In-House Dog Sitters: 22 DOs and DON’Ts Meeting a New Dog

19 Nov, 2023

In-House Dog Sitters: 22 DOs and DON’Ts Meeting a New Dog

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In-house dog sitter Kelly Hayes-Raitt shares the tips she’s picked up greeting hundreds of dogs around the world.

In-House Dog Sitters:

22 DOs and DON’Ts for Successfully Meeting a New Dog

#22 Will Rock Your Dog-Sitting World!

By Kelly Hayes-Raitt

When you are an in-house dog sitter, you need to establish your relationship with your new furry charge quickly and successfully. Not only does this make your house sit happy and your new companion comfortable, it eases your homeowner’s mind.

pawshake between dog and human
Meeting a dog for the first time is an important meeting

Photo by Pawtography Perth

How you and the dog first meet each other sets the tone for your relationship throughout your in-house dog sit.

A threatened or frightened dog could cower, growl, become aggressive and/or bite you…not a good start for your in-house dog sit!

Here are 22 top tips for greeting your new fur-buddy, specifically tailored to in-house dog sitters:

Dogs Just Gotta Have Space

1. DON’T pat the dog on the head.

Just as you wouldn’t greet a new coworker by ruffling his hair, don’t assume your new dog wants his ears scratched before getting to know you. It makes dogs nervous when a stranger passes her hand over his head and starts touching him.

2. DON’T loom over the dog.

It’s our human nature to greet a new dog by moving forward to offer friendly pats. But to a dog, a stranger bigger than him coming forward and trying to touch his face poses a threat.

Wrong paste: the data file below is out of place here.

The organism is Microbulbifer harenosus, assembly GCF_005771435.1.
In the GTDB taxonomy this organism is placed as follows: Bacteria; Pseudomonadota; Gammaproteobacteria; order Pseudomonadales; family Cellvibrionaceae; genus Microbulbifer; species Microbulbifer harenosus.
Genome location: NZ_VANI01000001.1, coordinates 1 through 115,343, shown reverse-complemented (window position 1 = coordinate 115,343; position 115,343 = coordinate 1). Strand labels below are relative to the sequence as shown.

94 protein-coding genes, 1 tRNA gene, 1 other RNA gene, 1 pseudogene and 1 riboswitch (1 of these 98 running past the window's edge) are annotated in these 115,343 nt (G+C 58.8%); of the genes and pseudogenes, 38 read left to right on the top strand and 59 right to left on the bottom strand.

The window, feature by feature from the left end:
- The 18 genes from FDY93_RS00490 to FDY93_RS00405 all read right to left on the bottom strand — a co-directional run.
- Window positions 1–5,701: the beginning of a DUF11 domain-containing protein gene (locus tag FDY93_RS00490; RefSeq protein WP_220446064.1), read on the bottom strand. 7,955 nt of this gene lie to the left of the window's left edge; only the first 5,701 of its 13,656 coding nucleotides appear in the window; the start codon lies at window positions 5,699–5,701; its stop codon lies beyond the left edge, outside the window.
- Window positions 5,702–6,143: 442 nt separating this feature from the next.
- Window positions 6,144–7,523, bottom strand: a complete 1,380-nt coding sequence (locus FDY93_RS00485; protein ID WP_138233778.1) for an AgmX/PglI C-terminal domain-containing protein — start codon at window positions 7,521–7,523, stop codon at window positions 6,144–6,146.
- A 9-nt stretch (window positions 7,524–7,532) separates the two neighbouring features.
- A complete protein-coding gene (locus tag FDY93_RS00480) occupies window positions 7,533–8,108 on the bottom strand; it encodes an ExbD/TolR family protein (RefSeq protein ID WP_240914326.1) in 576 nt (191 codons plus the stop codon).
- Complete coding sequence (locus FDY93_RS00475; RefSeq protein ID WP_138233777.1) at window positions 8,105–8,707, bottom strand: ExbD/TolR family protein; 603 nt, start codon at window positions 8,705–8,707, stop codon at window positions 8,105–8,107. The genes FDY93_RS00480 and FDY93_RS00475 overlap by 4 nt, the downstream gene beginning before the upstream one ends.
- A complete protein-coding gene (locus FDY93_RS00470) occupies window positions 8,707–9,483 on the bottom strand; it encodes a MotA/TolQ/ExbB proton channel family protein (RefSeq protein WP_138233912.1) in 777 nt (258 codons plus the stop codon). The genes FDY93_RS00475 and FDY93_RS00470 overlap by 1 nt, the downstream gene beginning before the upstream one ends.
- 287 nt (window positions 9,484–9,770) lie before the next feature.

3. DON’T lean into his face.

Resist the urge to cup that cute little snout and rock it back and forth. It’s invasive and makes a dog feel trapped.

4. DON’T stick your hand in front of a dog’s face for him to smell.

As an in-house dog sitter, you need to remember that dogs have incredible senses of smell and can detect you just fine from a few feet away. If the dog is particularly nervous, sticking your hand in his face invites a nip!

5. DON’T make direct eye contact.

Direct eye contact – particularly staring – threatens a dog. That head-rocking move? It’s usually accompanied by too much direct eye contact.

dog with raised paw
Engage with the dog if you can

Photo by Camylla Battani

6. DON’T do a full-body hug on your first date.

In-house dog sitters should always remember that dogs, like humans, need their personal space. Respect his boundaries – especially during the first interaction.

7. DON’T be loud and squeaky.

Cooing over that cute little puppy in high-pitched tones just makes him more jumpy and nervous!

Dogs Need Predictability

8. DON’T make sudden movements.